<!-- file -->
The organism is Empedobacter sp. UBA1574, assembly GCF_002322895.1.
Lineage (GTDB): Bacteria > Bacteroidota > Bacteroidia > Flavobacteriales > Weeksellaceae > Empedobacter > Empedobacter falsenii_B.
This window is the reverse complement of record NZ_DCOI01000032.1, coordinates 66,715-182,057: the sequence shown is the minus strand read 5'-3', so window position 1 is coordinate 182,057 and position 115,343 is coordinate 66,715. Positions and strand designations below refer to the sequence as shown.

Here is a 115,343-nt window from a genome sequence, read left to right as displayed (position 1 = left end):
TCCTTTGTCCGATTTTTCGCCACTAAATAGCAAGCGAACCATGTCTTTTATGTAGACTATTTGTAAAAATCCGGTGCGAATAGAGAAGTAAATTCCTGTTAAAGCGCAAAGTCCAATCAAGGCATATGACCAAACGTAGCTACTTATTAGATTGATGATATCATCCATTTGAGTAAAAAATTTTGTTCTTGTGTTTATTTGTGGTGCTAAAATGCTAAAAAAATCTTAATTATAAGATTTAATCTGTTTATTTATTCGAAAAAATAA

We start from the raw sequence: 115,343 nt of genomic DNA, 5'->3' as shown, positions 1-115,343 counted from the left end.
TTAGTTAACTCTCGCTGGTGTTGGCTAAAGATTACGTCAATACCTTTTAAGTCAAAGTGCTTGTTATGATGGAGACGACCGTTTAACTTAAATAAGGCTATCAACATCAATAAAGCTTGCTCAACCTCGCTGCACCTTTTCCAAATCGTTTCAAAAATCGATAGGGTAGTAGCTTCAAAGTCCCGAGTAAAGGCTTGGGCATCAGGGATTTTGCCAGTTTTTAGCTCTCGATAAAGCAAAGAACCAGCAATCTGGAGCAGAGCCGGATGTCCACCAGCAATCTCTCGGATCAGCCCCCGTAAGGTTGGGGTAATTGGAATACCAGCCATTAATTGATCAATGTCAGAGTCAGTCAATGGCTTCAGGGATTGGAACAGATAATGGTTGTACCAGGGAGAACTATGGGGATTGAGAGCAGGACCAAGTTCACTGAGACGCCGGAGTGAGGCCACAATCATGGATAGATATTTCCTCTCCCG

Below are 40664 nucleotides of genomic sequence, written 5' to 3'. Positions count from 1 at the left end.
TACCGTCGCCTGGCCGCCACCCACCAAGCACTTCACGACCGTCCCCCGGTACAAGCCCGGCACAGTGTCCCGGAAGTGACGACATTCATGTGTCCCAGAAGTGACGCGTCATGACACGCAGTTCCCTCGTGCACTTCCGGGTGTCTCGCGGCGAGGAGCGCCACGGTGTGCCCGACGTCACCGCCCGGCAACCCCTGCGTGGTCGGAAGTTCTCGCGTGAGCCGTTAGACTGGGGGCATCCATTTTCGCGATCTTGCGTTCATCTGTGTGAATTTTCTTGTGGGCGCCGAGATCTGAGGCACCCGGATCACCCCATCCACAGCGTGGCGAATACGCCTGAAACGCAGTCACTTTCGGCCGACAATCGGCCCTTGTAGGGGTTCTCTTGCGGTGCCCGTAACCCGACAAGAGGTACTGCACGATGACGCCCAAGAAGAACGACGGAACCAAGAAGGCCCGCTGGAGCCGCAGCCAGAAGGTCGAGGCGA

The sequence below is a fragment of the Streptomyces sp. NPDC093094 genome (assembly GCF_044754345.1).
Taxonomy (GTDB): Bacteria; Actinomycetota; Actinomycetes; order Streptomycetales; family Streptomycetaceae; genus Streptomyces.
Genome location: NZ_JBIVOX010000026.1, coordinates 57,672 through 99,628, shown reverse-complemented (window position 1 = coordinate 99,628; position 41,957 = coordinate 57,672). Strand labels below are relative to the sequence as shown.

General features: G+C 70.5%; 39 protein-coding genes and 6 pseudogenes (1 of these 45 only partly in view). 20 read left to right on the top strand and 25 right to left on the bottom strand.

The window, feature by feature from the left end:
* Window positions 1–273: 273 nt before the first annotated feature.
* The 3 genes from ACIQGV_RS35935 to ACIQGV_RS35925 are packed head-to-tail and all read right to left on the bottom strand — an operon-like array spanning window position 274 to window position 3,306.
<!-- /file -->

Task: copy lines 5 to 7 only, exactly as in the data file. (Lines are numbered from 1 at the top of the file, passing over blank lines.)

TCCTTTGTCCGATTTTTCGCCACTAAATAGCAAGCGAACCATGTCTTTTATGTAGACTATTTGTAAAAATCCGGTGCGAATAGAGAAGTAAATTCCTGTTAAAGCGCAAAGTCCAATCAAGGCATATGACCAAACGTAGCTACTTATTAGATTGATGATATCATCCATTTGAGTAAAAAATTTTGTTCTTGTGTTTATTTGTGGTGCTAAAATGCTAAAAAAATCTTAATTATAAGATTTAATCTGTTTATTTATTCGAAAAAATAA

We start from the raw sequence: 115,343 nt of genomic DNA, 5'->3' as shown, positions 1-115,343 counted from the left end.
TTAGTTAACTCTCGCTGGTGTTGGCTAAAGATTACGTCAATACCTTTTAAGTCAAAGTGCTTGTTATGATGGAGACGACCGTTTAACTTAAATAAGGCTATCAACATCAATAAAGCTTGCTCAACCTCGCTGCACCTTTTCCAAATCGTTTCAAAAATCGATAGGGTAGTAGCTTCAAAGTCCCGAGTAAAGGCTTGGGCATCAGGGATTTTGCCAGTTTTTAGCTCTCGATAAAGCAAAGAACCAGCAATCTGGAGCAGAGCCGGATGTCCACCAGCAATCTCTCGGATCAGCCCCCGTAAGGTTGGGGTAATTGGAATACCAGCCATTAATTGATCAATGTCAGAGTCAGTCAATGGCTTCAGGGATTGGAACAGATAATGGTTGTACCAGGGAGAACTATGGGGATTGAGAGCAGGACCAAGTTCACTGAGACGCCGGAGTGAGGCCACAATCATGGATAGATATTTCCTCTCCCG